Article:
Linked by Thom Holwerda on Tue 15th Dec 2009 20:51 UTC
GNU, GPL, Open Source Yesterday, we reported that the Software Freedom Law Center had started a lawsuit against several companies who they claim violated the GPL. The subject of the violation was BusBox, and the SFLC claims it is operating on behalf of the authors of BusyBox. Original BusyBox author Bruce Perens, however, begs to differ.
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umccullough
Member since:
2006-01-26

Since I'm not entirely sure what the details are of this "Copyright replacement" scheme that Perens alludes to, I have to assume it goes something like this:

1) Find a module with an author we don't want any more
2) Rewrite said module, changing some percentage of the code
3) Remove previous author's name, replace with our own.

If this was done methodically, with the intention of removing the original author, that's just plain nasty.

It's one thing to rewrite a module to be cleaner code, more efficient, follow a better coding style, etc. - but to intentionally remove the previous author is of questionable ethic. The original author went through all the trouble of defining the behavior and logic, restating the same code with your own style/method doesn't make the original author's work any less important.

Note: I have no clue if this does/doesn't stand up in court, nor whether this is what actually took place - it's just my speculation.

Reply Score: 5

vivainio Member since:
2008-12-26

It's one thing to rewrite a module to be cleaner code, more efficient, follow a better coding style, etc. - but to intentionally remove the previous author is of questionable ethic. The original author went through all the trouble of defining the behavior and logic, restating the same code with your own style/method doesn't make the original author's work any less important.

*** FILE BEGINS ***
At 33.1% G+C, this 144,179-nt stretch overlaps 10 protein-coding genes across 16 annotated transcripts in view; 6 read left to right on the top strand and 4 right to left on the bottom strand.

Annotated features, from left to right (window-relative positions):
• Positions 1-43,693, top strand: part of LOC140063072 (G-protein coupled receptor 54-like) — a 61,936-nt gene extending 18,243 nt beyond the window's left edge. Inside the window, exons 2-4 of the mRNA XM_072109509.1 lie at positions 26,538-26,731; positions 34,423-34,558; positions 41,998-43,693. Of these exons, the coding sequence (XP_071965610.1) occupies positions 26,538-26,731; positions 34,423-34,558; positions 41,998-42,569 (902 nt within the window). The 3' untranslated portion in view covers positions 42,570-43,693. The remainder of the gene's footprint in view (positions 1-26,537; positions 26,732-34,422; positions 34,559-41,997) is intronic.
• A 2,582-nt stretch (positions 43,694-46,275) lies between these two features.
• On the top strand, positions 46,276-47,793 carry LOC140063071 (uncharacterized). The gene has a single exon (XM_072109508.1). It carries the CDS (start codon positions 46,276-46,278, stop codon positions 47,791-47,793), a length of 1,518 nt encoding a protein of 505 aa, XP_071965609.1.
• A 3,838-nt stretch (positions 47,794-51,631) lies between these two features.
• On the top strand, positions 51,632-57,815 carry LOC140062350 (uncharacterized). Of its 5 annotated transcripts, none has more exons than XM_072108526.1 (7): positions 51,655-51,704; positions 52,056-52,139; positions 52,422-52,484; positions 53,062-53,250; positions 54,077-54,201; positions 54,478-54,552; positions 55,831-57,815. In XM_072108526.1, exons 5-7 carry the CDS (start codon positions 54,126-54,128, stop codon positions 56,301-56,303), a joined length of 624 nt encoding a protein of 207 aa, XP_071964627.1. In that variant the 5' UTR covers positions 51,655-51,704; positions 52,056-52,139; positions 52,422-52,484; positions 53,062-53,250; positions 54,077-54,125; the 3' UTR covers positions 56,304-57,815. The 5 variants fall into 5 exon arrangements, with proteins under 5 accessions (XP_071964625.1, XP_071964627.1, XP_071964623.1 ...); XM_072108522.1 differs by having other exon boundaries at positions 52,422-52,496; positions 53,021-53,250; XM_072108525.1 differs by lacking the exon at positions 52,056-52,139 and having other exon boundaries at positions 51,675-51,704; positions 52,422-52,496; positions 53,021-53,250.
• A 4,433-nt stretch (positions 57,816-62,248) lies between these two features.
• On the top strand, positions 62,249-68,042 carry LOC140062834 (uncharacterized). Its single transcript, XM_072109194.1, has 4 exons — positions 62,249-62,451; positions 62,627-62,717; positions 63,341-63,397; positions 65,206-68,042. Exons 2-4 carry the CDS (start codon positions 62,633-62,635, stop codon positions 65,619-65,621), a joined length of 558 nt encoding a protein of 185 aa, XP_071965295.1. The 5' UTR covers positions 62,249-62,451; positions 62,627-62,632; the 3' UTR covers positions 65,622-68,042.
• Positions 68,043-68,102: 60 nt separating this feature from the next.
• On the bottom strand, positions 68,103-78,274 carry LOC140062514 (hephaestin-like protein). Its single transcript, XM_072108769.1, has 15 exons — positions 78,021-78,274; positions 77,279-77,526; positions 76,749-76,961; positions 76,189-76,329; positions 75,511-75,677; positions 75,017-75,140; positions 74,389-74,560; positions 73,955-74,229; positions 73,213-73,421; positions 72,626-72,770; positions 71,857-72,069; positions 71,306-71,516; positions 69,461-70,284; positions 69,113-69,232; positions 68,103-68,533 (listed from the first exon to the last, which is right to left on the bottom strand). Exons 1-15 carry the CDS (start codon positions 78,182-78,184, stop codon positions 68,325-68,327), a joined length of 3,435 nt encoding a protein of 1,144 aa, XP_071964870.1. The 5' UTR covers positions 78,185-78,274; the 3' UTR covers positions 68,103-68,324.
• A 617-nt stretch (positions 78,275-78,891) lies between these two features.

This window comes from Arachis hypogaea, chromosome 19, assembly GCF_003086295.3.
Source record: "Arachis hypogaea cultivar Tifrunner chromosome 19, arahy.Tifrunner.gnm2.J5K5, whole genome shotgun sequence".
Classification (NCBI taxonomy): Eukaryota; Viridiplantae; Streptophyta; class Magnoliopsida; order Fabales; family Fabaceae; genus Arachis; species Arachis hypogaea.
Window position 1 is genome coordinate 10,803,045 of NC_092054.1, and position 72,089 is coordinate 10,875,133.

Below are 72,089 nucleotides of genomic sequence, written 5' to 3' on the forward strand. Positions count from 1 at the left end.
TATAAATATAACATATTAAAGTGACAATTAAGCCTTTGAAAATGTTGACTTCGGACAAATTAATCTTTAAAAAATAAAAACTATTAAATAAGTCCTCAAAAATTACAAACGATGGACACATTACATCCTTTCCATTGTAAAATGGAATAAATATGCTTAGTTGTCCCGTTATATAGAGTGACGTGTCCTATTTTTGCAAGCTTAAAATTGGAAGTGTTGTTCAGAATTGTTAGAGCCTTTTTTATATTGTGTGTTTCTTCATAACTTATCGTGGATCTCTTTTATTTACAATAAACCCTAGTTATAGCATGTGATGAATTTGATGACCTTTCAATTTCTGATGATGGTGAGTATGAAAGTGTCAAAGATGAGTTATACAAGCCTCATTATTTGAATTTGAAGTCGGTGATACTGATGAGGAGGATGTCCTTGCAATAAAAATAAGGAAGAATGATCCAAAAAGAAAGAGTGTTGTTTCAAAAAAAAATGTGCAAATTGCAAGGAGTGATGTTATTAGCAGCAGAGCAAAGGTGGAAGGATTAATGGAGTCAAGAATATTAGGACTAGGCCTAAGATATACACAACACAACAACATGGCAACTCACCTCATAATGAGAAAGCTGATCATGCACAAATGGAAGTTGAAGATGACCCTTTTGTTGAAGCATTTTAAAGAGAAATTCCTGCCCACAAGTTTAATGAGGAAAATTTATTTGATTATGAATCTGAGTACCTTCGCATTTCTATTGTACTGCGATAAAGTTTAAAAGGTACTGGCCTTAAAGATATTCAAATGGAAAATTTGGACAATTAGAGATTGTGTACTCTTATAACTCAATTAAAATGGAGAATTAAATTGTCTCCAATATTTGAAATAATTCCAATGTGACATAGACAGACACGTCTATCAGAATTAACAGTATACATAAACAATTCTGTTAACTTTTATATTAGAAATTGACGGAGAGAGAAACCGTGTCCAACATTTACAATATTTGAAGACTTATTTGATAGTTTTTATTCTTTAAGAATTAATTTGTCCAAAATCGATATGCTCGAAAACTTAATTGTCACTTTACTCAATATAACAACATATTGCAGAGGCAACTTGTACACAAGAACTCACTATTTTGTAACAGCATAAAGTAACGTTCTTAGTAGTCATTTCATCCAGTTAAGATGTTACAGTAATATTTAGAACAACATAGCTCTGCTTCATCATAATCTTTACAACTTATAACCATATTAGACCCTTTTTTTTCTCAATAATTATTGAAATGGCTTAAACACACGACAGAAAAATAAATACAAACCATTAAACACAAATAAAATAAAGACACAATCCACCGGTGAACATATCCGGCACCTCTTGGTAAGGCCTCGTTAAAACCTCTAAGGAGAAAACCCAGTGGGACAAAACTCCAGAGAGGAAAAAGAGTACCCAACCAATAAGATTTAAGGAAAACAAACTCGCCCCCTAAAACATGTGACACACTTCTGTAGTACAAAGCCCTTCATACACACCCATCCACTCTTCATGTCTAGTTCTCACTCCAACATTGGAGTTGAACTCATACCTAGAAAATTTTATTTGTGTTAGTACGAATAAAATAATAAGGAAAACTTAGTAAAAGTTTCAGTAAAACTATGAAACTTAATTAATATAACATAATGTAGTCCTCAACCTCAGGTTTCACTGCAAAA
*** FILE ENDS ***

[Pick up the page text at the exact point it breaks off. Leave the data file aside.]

Well, the new code will still be derived work of the old code, so the original author still retains the copyright.

Basically, Perens can appeal to common decency in this, but I don't think he has legal basis for his complaint (not does he insist on having one). He's just saying that the lawsuit in question is a dirty trick (but that's what lawsuits usually are).

OTOH, if the offending distributors of Busybox failed to get something as simple as GPL compliance done right (which is basically about providing a tarball of the code they used to compile the thing), I'm surprised they managed to deliver a device in the first place.

Reply Parent Score: 4

Praxis Member since:
2009-09-17


OTOH, if the offending distributors of Busybox failed to get something as simple as GPL compliance done right (which is basically about providing a tarball of the code they used to compile the thing), I'm surprised they managed to deliver a device in the first place.


I'm betting they thought that since it was embedded stuff, no one would bother to dig inside and check. Hopefully this will teach future companies that they will be found out, so just release the code, its painless enough if you do it right from the beginning.

Reply Parent Score: 3

JoeBuck Member since:
2006-01-11